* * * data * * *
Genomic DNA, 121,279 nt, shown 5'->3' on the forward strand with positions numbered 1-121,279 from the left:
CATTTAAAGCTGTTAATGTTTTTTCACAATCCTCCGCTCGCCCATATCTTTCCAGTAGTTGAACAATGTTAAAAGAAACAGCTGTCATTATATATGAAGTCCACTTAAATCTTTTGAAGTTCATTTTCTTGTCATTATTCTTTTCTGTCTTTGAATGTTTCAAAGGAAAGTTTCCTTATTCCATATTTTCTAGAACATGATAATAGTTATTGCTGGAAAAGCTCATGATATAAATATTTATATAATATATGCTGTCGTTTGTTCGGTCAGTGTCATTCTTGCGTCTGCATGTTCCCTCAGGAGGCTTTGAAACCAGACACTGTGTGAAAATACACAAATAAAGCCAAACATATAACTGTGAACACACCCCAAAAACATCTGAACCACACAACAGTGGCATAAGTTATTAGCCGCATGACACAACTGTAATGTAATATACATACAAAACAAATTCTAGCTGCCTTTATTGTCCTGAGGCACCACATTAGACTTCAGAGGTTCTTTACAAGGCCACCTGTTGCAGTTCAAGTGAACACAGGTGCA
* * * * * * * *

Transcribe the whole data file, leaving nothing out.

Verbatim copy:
Genomic DNA, 121,279 nt, shown 5'->3' on the forward strand with positions numbered 1-121,279 from the left:
CATTTAAAGCTGTTAATGTTTTTTCACAATCCTCCGCTCGCCCATATCTTTCCAGTAGTTGAACAATGTTAAAAGAAACAGCTGTCATTATATATGAAGTCCACTTAAATCTTTTGAAGTTCATTTTCTTGTCATTATTCTTTTCTGTCTTTGAATGTTTCAAAGGAAAGTTTCCTTATTCCATATTTTCTAGAACATGATAATAGTTATTGCTGGAAAAGCTCATGATATAAATATTTATATAATATATGCTGTCGTTTGTTCGGTCAGTGTCATTCTTGCGTCTGCATGTTCCCTCAGGAGGCTTTGAAACCAGACACTGTGTGAAAATACACAAATAAAGCCAAACATATAACTGTGAACACACCCCAAAAACATCTGAACCACACAACAGTGGCATAAGTTATTAGCCGCATGACACAACTGTAATGTAATATACATACAAAACAAATTCTAGCTGCCTTTATTGTCCTGAGGCACCACATTAGACTTCAGAGGTTCTTTACAAGGCCACCTGTTGCAGTTCAAGTGAACACAGGTGCA